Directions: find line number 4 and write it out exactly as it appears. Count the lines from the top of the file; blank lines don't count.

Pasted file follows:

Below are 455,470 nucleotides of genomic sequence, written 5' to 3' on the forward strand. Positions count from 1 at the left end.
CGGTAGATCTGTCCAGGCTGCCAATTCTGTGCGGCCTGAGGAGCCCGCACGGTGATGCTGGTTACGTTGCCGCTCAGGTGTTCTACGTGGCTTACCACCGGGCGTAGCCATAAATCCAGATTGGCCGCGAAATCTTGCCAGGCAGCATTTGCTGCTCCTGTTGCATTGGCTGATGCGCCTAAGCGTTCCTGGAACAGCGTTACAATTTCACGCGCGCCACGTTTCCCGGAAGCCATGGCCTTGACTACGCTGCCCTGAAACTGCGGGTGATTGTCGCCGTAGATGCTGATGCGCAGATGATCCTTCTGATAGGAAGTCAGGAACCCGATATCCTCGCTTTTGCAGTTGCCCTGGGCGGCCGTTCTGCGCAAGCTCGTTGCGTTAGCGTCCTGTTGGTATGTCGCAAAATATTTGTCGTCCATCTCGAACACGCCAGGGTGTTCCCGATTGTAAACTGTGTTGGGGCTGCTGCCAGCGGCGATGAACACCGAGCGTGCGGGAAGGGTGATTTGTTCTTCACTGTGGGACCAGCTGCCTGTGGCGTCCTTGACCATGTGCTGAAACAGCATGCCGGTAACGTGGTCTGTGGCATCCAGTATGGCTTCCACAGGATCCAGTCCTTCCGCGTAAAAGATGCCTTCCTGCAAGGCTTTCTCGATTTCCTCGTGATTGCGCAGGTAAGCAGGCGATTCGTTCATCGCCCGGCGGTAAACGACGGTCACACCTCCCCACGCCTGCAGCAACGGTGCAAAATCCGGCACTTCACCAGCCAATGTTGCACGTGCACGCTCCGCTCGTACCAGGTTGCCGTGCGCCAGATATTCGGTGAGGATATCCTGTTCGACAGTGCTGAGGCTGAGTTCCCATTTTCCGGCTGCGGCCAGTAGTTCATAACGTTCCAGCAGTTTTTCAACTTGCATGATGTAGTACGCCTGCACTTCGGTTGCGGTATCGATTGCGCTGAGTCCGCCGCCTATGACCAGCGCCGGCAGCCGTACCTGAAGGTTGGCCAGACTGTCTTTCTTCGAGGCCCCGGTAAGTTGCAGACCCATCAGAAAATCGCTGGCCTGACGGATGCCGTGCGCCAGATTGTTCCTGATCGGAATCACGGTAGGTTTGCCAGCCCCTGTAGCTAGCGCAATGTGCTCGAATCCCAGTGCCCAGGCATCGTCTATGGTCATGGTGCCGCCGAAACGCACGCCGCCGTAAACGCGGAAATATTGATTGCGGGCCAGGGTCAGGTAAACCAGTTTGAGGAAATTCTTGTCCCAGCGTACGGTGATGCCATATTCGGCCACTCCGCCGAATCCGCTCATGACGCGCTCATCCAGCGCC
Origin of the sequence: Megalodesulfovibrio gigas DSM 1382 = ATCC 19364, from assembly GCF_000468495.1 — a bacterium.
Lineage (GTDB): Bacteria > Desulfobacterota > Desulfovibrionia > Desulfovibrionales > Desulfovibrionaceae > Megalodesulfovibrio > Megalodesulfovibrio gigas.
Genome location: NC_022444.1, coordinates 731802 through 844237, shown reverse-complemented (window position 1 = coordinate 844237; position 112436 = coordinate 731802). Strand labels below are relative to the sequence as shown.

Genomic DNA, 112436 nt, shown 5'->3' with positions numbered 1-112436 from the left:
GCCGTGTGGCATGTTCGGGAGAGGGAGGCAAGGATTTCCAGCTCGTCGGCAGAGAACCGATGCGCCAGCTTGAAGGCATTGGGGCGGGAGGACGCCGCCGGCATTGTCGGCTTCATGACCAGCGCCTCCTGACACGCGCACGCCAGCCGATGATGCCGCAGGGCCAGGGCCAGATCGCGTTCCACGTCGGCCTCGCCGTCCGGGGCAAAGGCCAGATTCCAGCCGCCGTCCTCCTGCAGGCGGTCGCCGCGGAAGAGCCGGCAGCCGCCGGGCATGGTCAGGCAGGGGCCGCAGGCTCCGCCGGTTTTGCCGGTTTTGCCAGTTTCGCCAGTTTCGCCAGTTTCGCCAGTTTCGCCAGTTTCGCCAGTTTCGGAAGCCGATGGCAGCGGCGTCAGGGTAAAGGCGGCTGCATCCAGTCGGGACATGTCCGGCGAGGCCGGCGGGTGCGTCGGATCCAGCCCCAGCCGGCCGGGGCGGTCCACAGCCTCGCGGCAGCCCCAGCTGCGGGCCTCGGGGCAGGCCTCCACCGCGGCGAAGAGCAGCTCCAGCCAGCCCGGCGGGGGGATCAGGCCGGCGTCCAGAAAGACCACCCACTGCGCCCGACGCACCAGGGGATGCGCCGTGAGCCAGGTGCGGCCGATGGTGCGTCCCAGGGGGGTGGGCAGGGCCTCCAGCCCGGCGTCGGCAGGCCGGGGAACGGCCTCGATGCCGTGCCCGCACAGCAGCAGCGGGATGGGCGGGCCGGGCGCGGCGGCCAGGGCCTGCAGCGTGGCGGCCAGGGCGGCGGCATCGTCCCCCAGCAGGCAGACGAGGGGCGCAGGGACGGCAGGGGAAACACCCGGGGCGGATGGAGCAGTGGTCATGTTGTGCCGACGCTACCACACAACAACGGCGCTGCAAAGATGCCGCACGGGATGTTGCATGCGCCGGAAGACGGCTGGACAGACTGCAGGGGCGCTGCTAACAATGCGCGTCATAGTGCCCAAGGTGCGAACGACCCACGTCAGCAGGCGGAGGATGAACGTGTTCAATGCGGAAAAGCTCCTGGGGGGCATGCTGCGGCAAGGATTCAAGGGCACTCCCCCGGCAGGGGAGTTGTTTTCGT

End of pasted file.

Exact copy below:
Lineage (GTDB): Bacteria > Desulfobacterota > Desulfovibrionia > Desulfovibrionales > Desulfovibrionaceae > Megalodesulfovibrio > Megalodesulfovibrio gigas.